Experts on God

The greatest of these is love. What are the practical implications of Jesus saying that love is the primary way to identify his disciples, and the Apostle Paul elevating love as the Christian’s greatest aspiration, even above knowledge? Ironically I gained some insight into this through a piece of well-crafted fiction, explained by a widely respected scholar, at an event emphasizing the intellectual robustness and credibility of our faith.

This weekend I moderated a panel at the C.S. Lewis Foundation Faculty Forum. ( It was an exhilarating event focused in the issues of Academic Freedom and Religious Expression. Dr. Dennis O’Brien, President Emeritus and Professor of Philosophy, University of Rochester and Bucknell University was one of the keynote speakers. In a brilliant paper titled “Ex Corde Universitatis: From the Heart of the University,” O’Brien argued persuasively for an understanding of an epistemology of the religious tradition, one he felt could take a stand along the naturalistic and artistic epistemologies currently at use in the academic community.

Tucked away in his paper was a story he used to illustrate a knowledge about God that transcends and differs from the intellectual, theological knowledge often offered by religious academics. I quote from O’Brien’s paper as follows.

[In my projected 35 volume Collected Works, I would at this point launch an extended metaphysical excursus on theological epistemology. However, a morning lecture should conclude on the same morning that it started, so I want to take a radical short cut by looking directly at the problem of witchcraft and its presumed partner, theo-craft. The notion of “craft” assumes that one can be better or worse at some recognizable task. The problem with witch-craft is that we think there is no craft. There is no Hogwarts Academy for the training of wizards. Harry Potter has passed his Owl levels and may look forward to the NEWT level: the expert wizard level. But there really are no experts in witching and wizarding. If there is a genuine theo-craft in contrast to witch-craft, there should be experts on God.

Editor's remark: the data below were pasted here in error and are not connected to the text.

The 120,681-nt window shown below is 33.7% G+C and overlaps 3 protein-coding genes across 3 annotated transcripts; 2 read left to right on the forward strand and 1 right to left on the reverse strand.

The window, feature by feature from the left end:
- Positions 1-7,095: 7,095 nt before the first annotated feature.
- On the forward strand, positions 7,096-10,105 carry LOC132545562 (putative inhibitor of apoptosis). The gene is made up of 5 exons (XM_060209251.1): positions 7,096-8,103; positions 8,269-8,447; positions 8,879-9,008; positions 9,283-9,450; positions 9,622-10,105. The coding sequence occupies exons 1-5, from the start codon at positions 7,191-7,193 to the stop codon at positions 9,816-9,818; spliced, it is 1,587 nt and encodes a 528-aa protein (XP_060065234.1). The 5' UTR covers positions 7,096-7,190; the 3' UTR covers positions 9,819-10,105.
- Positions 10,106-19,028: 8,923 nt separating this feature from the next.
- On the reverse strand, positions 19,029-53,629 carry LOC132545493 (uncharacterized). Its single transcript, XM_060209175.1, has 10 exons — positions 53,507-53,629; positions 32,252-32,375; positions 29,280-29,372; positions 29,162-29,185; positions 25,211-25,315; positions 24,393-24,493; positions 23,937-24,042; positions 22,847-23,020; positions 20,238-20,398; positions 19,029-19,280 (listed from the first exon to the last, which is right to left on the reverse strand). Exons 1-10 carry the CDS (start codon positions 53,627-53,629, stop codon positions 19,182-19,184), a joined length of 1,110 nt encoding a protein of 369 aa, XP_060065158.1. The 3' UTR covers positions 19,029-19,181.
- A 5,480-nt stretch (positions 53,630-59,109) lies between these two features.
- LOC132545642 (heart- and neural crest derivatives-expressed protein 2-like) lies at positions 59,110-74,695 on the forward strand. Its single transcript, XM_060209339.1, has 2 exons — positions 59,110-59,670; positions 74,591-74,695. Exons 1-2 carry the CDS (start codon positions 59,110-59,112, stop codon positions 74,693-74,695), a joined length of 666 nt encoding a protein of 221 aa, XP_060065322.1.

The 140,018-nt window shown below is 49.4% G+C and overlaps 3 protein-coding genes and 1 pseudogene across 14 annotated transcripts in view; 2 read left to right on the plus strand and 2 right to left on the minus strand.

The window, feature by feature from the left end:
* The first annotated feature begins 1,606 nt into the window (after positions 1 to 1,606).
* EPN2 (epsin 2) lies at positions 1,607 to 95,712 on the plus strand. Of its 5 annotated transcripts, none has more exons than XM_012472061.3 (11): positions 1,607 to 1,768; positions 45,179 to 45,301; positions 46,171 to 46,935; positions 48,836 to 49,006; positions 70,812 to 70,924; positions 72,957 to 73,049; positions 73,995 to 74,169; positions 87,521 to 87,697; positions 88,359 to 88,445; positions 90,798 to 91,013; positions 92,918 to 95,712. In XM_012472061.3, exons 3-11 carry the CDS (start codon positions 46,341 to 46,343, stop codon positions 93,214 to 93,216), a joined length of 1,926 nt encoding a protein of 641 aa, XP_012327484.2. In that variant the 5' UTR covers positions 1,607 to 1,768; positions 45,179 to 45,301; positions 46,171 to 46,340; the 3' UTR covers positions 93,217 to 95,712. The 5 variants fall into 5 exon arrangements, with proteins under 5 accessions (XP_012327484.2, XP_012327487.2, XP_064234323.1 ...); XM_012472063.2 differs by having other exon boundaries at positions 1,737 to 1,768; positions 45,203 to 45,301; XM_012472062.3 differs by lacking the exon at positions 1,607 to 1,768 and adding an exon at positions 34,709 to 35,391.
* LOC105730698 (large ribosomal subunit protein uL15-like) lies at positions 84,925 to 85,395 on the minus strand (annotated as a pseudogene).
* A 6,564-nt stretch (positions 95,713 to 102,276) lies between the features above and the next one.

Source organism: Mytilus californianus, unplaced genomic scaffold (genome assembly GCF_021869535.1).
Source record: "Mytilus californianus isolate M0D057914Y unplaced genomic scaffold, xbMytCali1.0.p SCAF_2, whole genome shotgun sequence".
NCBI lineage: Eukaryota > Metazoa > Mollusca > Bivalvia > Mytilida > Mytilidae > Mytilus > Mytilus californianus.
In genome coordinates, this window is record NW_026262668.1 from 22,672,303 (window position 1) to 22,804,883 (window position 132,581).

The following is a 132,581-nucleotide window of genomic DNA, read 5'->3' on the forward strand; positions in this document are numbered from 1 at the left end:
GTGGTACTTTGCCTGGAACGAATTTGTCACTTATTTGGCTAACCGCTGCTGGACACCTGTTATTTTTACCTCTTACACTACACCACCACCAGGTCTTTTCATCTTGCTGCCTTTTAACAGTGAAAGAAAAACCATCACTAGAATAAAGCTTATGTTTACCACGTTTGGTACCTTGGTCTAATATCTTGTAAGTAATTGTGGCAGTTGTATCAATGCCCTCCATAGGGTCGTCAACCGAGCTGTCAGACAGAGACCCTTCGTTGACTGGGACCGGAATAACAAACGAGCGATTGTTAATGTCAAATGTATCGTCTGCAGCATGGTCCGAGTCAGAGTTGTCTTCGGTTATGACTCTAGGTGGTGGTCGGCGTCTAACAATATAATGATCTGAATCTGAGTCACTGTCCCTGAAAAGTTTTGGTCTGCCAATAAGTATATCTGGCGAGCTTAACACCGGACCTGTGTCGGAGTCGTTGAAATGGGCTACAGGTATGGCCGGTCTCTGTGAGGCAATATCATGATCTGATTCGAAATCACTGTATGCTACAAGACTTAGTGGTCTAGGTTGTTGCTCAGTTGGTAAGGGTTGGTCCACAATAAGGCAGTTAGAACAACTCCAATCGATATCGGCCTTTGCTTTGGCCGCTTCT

“An Expert on God” happens to be the title of a short story by John L’Hereux, a faculty member at Stanford. At the conclusion of the story a disbelieving priest chances upon a deadly auto crash on a lonely road. Reverting to his official role, he manages to rip open the car and anoint the teenage driver.

“He began to pray, aloud, which struck him as foolish: to be holding a dying boy in his arms and reciting rote prayers about our father in heaven…What could he do? What could he say at such a moment? What would God do at such a moment, if there was a God?

His doubts became a certainty and he said, “It doesn’t matter,” but it did matter and he knew it. What could anyone say to this crushed, dying thing, he wondered. What would God say if he cared as much as I? …at once the priest, faithless, unrepentant, gave up his prayers and bent to him and whispered, fierce and burning, “I love you,” and continued until there was no breath, “I love you, I love you, I love you.”

L’Hereux’s title is marvelously ironic. The priest is “disbelieving,” he is “faithless and unrepentant,” he gives up his prayers. In sum, this priest is anything but a believer in the conventional sense, an “expert” brandishing a doctrine. Yet, of course, he is “an expert on God.” Was it foolish, did it matter? In the end he knows that it matters, he knows that he must hold this “crushed, dying thing” and whisper, “fierce and burning,” “I love you.”]

Jesus story of the Good Samaritan is about an unbeliever (from the Jews perspective) who understood the loving nature of God better than believers. It is an important cautionary tale, because though I define the Culturally Savvy Christian as a believer and an “expert on God,” with Paul I confirm that if the CSC does not have love, he or she has nothing. Unfortunately, the idea of “expert on God” as currently defined in evangelical apologetics, almost always refers to intellectual knowledge (which Paul warns can ¢â‚¬Ëœpuff up’) and is seldom measured by the essential quality of love, which Jesus says is an ultimate test of whether or not one is a disciple. Jesus demonstrated in life and teaching that most people will be loved into the kingdom not “out-knowledged” into the kingdom. People need to hear God loves you in our words and deeds.

‚© CRS Communications, Dick Staub 2003

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